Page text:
The only mitigating factor that evolved was once the shock of Pearl Harbor and parental concerns wore off in the concentration camps, there came an awakening and an assertive protest of their plight. Most significant of Nisei protests was the Heart Mountain Fair Play Committee which advocated refusal to take physicals unless their constitutional rights were restored. By this militant stand, the honor of free men was salvaged to some extent and reduced the sting of shame that followed its bartering away by those who professed to furnish leadership and who functioned as such by the grace of an oppressor government.
I do not believe patriotism demands or requires that any group of people, whatever their race or ethnic background, yield up their rights that are embodied in the Constitution even in times of national peril.
The [Japanese American] Citizens League exercised no real impact in the Japanese American society at the time of Pearl Harbor. It was an ineffectual organization, primarily viewed as a social group engaged in perpetuating a Nisei elite class. It is not surprising, therefore, that its leadership was demonstratively weak and its belief in the basic tenets of our democratic system was fragile at the most. The Citizens League was not representative of its racial society but demanded conformity to its policy of collaboration and the oppressor.
I do not believe patriotism demands or requires that any group of people, whatever their race or ethnic background, yield up their rights that are embodied in the Constitution even in times of national peril. The call for national unity should not and must not be premeditated on the use of scapegoats for the creation of a war psychology through racial animosity as was carried out in 1942. We should learn, if we have not yet learned, to march shoulder to shoulder in mutual comradeship to thwart all enemies of our nation.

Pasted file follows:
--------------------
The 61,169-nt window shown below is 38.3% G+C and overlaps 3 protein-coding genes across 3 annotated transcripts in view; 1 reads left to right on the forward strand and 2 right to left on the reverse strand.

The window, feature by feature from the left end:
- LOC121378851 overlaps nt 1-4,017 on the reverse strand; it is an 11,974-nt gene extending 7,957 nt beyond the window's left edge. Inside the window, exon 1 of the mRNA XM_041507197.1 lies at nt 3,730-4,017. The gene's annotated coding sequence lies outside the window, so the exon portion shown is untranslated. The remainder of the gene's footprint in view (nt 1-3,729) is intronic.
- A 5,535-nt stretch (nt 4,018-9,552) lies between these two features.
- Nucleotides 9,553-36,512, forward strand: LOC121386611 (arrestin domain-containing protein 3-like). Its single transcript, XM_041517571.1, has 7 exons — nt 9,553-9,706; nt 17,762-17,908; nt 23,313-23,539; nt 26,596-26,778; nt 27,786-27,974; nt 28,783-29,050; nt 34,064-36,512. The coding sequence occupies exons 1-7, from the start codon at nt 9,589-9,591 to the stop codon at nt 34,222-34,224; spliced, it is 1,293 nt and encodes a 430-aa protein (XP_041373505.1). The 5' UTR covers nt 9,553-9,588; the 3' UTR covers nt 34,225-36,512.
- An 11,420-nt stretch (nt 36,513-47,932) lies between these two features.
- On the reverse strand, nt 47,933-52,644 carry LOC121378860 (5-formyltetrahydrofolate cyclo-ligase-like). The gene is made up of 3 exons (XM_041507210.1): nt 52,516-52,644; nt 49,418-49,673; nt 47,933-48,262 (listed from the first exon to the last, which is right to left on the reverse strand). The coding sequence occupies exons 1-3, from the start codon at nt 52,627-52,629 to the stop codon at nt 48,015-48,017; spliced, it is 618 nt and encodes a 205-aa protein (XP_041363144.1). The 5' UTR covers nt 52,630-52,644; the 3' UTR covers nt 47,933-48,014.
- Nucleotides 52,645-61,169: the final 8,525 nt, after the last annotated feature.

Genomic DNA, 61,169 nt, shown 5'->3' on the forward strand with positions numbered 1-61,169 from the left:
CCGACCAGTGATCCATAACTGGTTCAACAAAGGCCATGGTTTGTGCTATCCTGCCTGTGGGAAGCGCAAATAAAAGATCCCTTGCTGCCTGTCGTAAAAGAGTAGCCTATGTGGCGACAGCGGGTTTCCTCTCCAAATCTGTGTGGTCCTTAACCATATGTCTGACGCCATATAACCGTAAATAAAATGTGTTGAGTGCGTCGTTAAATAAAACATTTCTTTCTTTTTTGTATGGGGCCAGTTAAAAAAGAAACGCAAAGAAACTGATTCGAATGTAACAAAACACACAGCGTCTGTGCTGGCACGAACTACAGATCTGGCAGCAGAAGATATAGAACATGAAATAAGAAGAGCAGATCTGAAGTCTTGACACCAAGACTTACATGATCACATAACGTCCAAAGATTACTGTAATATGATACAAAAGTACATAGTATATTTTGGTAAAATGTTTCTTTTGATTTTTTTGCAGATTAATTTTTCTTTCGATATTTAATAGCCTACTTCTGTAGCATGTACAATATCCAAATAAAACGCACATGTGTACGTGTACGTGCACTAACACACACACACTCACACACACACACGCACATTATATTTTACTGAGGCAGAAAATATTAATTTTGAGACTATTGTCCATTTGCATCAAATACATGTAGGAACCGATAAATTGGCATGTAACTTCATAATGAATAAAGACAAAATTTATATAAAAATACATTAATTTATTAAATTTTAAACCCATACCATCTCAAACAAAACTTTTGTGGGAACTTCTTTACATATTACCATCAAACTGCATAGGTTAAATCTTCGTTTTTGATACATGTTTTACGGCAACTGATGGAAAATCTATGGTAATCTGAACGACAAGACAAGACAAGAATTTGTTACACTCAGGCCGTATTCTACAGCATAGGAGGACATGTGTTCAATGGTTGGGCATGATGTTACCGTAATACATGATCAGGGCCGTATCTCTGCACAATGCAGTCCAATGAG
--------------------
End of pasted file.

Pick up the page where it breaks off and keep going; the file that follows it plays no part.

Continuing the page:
The Evacuation is an historic blot upon democracy. It cannot be removed. But the honor of the nation can be assuaged through monetary redress.
It is abhorrent and de-humanizing to realize that we were spurred on into internment camps with such guileless expressions as “cheerfully” by Jimmy Sakamoto; “gladly” by Tokie Slocum; and “willingly” by the national field secretary, Mike Masaoka. Those words stand as a hallmark of our shame. It remains as incontrovertible proof of Japanese America being sold down the river. The march to the internment camps proceeded with a sense of betrayal and the recognition of the futility of resisting at that late hour General DeWitt’s armed military. They had been sold like cattle for what Masaoka characterized as vague “future considerations” and the presumed safety of protective custody which he touted.
The Evacuation is an historic blot upon democracy. It cannot be removed. But the honor of the nation can be assuaged through monetary redress. It is true that money cannot bring back those lost years, the sufferings from physical and mental anguish, and the monetary losses stemming from lost properties and economic opportunities. But money, however insufficient, can serve as a symbol of a nation’s regret and remorse for wrongs committed against its innocent citizenry and resident aliens. It can restore to the Japanese Americans, who were affected, its pride and a feeling of human dignity re-conferred.
This is probably not what you wanted but it speaks my own personal sentiments. Perhaps I am a rebel or a nonconformist in the tradition of Emerson. I was interviewed for a radio newsletter after the meeting in Seattle and have accepted a taping session for an Oral History Project in California. Perhaps if I participate in such affairs sufficient times I will be able to boil down my thoughts in lesser words.
James M. Omura
Reproduced by permission of the Omura Papers, Green Library, Stanford University.